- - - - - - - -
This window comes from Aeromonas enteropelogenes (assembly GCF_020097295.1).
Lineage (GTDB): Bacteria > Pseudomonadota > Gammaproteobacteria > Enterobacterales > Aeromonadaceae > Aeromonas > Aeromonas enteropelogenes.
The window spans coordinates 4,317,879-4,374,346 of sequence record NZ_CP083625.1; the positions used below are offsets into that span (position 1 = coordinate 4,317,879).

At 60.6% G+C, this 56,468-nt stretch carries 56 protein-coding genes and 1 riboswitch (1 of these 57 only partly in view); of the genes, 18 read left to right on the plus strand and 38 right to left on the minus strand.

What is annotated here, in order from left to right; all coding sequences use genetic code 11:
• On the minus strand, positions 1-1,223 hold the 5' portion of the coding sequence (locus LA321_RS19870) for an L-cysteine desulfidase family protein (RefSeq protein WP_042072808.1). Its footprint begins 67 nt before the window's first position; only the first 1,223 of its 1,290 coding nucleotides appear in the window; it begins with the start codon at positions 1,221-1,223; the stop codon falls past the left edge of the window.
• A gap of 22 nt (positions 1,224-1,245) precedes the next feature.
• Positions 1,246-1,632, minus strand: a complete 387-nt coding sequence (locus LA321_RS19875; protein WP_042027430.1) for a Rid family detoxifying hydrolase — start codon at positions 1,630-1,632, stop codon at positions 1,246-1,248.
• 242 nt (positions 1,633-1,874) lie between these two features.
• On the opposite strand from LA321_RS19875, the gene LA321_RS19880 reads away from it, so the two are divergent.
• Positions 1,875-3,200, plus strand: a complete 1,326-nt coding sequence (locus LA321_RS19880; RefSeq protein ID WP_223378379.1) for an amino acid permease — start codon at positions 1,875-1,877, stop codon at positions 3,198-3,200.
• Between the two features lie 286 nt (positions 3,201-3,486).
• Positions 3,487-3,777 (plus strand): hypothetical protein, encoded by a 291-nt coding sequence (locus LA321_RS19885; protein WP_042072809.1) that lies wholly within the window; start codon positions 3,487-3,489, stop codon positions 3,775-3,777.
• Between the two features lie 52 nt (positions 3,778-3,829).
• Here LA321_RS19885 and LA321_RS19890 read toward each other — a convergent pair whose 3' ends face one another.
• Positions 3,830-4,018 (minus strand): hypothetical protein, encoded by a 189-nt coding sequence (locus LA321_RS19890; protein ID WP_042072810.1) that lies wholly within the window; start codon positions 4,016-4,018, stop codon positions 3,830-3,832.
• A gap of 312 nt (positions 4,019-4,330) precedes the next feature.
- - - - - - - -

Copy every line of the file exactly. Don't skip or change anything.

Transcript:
This window comes from Aeromonas enteropelogenes (assembly GCF_020097295.1).
Lineage (GTDB): Bacteria > Pseudomonadota > Gammaproteobacteria > Enterobacterales > Aeromonadaceae > Aeromonas > Aeromonas enteropelogenes.
The window spans coordinates 4,317,879-4,374,346 of sequence record NZ_CP083625.1; the positions used below are offsets into that span (position 1 = coordinate 4,317,879).

At 60.6% G+C, this 56,468-nt stretch carries 56 protein-coding genes and 1 riboswitch (1 of these 57 only partly in view); of the genes, 18 read left to right on the plus strand and 38 right to left on the minus strand.

What is annotated here, in order from left to right; all coding sequences use genetic code 11:
• On the minus strand, positions 1-1,223 hold the 5' portion of the coding sequence (locus LA321_RS19870) for an L-cysteine desulfidase family protein (RefSeq protein WP_042072808.1). Its footprint begins 67 nt before the window's first position; only the first 1,223 of its 1,290 coding nucleotides appear in the window; it begins with the start codon at positions 1,221-1,223; the stop codon falls past the left edge of the window.
• A gap of 22 nt (positions 1,224-1,245) precedes the next feature.
• Positions 1,246-1,632, minus strand: a complete 387-nt coding sequence (locus LA321_RS19875; protein WP_042027430.1) for a Rid family detoxifying hydrolase — start codon at positions 1,630-1,632, stop codon at positions 1,246-1,248.
• 242 nt (positions 1,633-1,874) lie between these two features.
• On the opposite strand from LA321_RS19875, the gene LA321_RS19880 reads away from it, so the two are divergent.
• Positions 1,875-3,200, plus strand: a complete 1,326-nt coding sequence (locus LA321_RS19880; RefSeq protein ID WP_223378379.1) for an amino acid permease — start codon at positions 1,875-1,877, stop codon at positions 3,198-3,200.
• Between the two features lie 286 nt (positions 3,201-3,486).
• Positions 3,487-3,777 (plus strand): hypothetical protein, encoded by a 291-nt coding sequence (locus LA321_RS19885; protein WP_042072809.1) that lies wholly within the window; start codon positions 3,487-3,489, stop codon positions 3,775-3,777.
• Between the two features lie 52 nt (positions 3,778-3,829).
• Here LA321_RS19885 and LA321_RS19890 read toward each other — a convergent pair whose 3' ends face one another.
• Positions 3,830-4,018 (minus strand): hypothetical protein, encoded by a 189-nt coding sequence (locus LA321_RS19890; protein ID WP_042072810.1) that lies wholly within the window; start codon positions 4,016-4,018, stop codon positions 3,830-3,832.
• A gap of 312 nt (positions 4,019-4,330) precedes the next feature.